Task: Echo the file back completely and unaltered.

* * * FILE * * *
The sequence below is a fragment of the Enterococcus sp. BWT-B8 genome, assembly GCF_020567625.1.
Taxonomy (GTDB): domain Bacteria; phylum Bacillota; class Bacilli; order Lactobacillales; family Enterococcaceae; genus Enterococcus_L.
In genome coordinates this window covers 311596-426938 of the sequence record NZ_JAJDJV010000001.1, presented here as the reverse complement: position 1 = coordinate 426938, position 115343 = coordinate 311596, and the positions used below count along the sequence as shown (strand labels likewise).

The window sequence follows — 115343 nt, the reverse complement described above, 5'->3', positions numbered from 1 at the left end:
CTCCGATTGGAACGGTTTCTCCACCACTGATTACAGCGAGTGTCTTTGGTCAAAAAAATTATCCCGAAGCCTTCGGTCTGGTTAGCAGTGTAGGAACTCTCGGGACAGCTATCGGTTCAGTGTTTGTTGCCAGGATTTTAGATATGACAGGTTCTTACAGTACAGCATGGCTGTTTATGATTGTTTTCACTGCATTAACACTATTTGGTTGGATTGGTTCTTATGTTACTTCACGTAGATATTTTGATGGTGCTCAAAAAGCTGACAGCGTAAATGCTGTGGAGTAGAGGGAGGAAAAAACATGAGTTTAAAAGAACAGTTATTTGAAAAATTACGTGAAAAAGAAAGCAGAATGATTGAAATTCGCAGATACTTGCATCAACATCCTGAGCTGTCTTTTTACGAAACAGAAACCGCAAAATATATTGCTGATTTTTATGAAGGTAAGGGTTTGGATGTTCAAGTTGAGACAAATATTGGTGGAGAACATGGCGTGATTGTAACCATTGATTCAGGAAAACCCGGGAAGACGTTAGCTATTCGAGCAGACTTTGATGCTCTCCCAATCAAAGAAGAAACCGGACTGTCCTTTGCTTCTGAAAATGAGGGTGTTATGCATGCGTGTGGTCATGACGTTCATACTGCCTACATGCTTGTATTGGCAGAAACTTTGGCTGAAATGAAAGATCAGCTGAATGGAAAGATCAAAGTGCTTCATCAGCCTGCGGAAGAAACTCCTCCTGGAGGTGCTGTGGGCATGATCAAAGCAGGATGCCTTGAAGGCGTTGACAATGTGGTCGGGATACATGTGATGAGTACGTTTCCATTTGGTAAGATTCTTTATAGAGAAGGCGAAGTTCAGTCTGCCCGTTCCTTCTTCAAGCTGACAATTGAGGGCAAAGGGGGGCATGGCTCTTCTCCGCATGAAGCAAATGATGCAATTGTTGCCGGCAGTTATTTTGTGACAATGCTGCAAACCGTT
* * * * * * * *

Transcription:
The sequence below is a fragment of the Enterococcus sp. BWT-B8 genome, assembly GCF_020567625.1.
Taxonomy (GTDB): domain Bacteria; phylum Bacillota; class Bacilli; order Lactobacillales; family Enterococcaceae; genus Enterococcus_L.
In genome coordinates this window covers 311596-426938 of the sequence record NZ_JAJDJV010000001.1, presented here as the reverse complement: position 1 = coordinate 426938, position 115343 = coordinate 311596, and the positions used below count along the sequence as shown (strand labels likewise).

The window sequence follows — 115343 nt, the reverse complement described above, 5'->3', positions numbered from 1 at the left end:
CTCCGATTGGAACGGTTTCTCCACCACTGATTACAGCGAGTGTCTTTGGTCAAAAAAATTATCCCGAAGCCTTCGGTCTGGTTAGCAGTGTAGGAACTCTCGGGACAGCTATCGGTTCAGTGTTTGTTGCCAGGATTTTAGATATGACAGGTTCTTACAGTACAGCATGGCTGTTTATGATTGTTTTCACTGCATTAACACTATTTGGTTGGATTGGTTCTTATGTTACTTCACGTAGATATTTTGATGGTGCTCAAAAAGCTGACAGCGTAAATGCTGTGGAGTAGAGGGAGGAAAAAACATGAGTTTAAAAGAACAGTTATTTGAAAAATTACGTGAAAAAGAAAGCAGAATGATTGAAATTCGCAGATACTTGCATCAACATCCTGAGCTGTCTTTTTACGAAACAGAAACCGCAAAATATATTGCTGATTTTTATGAAGGTAAGGGTTTGGATGTTCAAGTTGAGACAAATATTGGTGGAGAACATGGCGTGATTGTAACCATTGATTCAGGAAAACCCGGGAAGACGTTAGCTATTCGAGCAGACTTTGATGCTCTCCCAATCAAAGAAGAAACCGGACTGTCCTTTGCTTCTGAAAATGAGGGTGTTATGCATGCGTGTGGTCATGACGTTCATACTGCCTACATGCTTGTATTGGCAGAAACTTTGGCTGAAATGAAAGATCAGCTGAATGGAAAGATCAAAGTGCTTCATCAGCCTGCGGAAGAAACTCCTCCTGGAGGTGCTGTGGGCATGATCAAAGCAGGATGCCTTGAAGGCGTTGACAATGTGGTCGGGATACATGTGATGAGTACGTTTCCATTTGGTAAGATTCTTTATAGAGAAGGCGAAGTTCAGTCTGCCCGTTCCTTCTTCAAGCTGACAATTGAGGGCAAAGGGGGGCATGGCTCTTCTCCGCATGAAGCAAATGATGCAATTGTTGCCGGCAGTTATTTTGTGACAATGCTGCAAACCGTT